The signs are all around us. Season is here and a change is in the air. Not only can we feel it, but we can see it too. Especially in Goodland. Take a trip down our long and winding road and see for yourself what I’m talking about.
Many have noticed that the sign at the entrance of Goodland has gone missing. The hand-carved and hand-painted piece or art was taken down as a part of a restoration effort between the Goodland Civic Association and the newly formed Goodland Arts Alliance. The sign was in desperate need of a paint job and the GAA agreed to lend its artistic hand. Members of the GCA removed the large sign and and helped to pressure wash it and sand it. It is now in the process of being hand-painted by a number artists from the GAA. It should be returned to its home on the triangle before the Mullet Festival in late January.
This isthe first joint effort between the GCA and GAA and the results so far have been truly magnificent. Both organizations have expressed enthusiasm about the different ways in which the community has been coming together. Maybe it’s all the caffeine, but I’m sure buzzing with excitement.
Another sign of change can be seen at MarGood Park. Standing ten feet tall and not too far from the MarGood Museum, a brand new sign has been erected explaining the significance of MarGood and its historical and cultural value. The sign states that MarGood Harbor Park was purchased in 2005 using Florida Forever Funds.
And now for a somewhat politically motivated aside: The state program, which began in 2001, succeeding the Preservation 2000 Act which began in 1990, was receiving $300 million annually to purchase land of historic and environmental value. Because of MarGood’s historical value as both a Calusa Indian mound and historic fishing village, it was purchased in 2005 via this funding.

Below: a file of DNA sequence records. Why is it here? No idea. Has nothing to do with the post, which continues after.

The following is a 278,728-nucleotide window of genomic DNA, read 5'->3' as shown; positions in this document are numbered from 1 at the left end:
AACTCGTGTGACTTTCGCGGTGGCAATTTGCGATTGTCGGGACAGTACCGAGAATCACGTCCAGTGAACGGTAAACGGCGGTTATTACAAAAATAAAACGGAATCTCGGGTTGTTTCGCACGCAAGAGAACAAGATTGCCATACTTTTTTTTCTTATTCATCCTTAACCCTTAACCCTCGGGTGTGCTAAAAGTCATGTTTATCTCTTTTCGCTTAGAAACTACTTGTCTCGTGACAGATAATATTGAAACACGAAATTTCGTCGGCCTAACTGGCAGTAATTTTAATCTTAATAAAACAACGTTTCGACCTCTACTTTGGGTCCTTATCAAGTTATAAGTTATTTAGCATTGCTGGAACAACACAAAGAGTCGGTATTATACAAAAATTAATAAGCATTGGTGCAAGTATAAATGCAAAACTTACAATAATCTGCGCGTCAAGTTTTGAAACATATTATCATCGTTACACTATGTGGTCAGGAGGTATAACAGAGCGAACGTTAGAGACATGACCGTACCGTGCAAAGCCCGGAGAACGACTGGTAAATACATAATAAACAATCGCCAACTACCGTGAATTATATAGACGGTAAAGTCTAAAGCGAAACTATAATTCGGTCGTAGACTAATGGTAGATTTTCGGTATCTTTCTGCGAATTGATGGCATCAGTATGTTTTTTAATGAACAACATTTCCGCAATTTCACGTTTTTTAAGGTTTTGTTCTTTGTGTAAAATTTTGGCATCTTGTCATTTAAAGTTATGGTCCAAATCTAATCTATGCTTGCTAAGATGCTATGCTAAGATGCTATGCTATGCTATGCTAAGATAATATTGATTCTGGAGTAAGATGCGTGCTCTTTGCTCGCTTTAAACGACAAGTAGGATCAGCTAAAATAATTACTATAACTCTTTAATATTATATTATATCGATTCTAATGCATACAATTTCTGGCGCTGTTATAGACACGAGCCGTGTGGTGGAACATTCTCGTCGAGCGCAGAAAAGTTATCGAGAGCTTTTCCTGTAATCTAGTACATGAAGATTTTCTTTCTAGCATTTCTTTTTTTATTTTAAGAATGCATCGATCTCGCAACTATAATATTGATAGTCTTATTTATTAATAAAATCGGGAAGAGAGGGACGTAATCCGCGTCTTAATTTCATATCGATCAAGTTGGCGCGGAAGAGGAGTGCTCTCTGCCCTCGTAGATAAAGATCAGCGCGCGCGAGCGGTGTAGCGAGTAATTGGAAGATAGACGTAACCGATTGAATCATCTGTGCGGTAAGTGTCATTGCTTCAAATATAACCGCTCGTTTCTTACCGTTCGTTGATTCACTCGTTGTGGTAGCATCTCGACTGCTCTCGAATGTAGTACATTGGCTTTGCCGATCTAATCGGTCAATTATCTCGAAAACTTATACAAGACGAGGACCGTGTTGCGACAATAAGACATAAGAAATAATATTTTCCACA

In 2008, under Rick Scott’s legislation, Florida Forever funding wascut to only $15 million annually. In the years since, the monies allocated have become even fewer. If you are interested in learning how you can help reallocate this funding back to the purchase of sensitive lands, visit floridawaterandlandlegacy.org.
And now, back to the sign. It is certainly a symbol of the changes going on at MarGood. From the installation of a volleyball net over the summer to reopening the MarGood Museum to plans for future utilization of the park by the Goodland Arts Alliance, the county has certainly been working on beautifying the park.
With such positive changes, the painted sign on the post office window by Denise Santos says it all: JOY!
From signs to stars. Every year around the holidays, visitors to Goodland comment on the shiny silver stars that line the curvy road that winds into our village. A tradition that started many moons ago honors loved ones that have passed. People are encouraged to pick a star and write their loved one’s name on it. Whenthe stars appear, it’s a sign to all of us that the holidays are near. It’s also a reminder to remember those we have lost and to love the ones we have.
For those who need a daily reminder on the importance of love, photographer Celeste Navara has created the perfect solution. Just in time for the new year, Celeste has designed a calendar entitled, “Our Beautiful World.” Her photographs of Goodland in all it’s splendor are visual reminders of how lucky we are to live here. When I received mine as a gift, it only made me love our little island that much more. Celeste’s calendars can be purchased at Blue Mangrove Gallery on Marco Island,1089 N Collier Blvd. #417, 239-393-2405. To purchase them directly, contact Celeste at email@example.com or 239-394-9298.
Natalie Strom has lived in Goodland for over two years and has worked in Goodland on and off for more than five years. She is a graduate of the University of Iowa and is also a former Buzzard Queen of Stan’s Idle Hour in Goodland.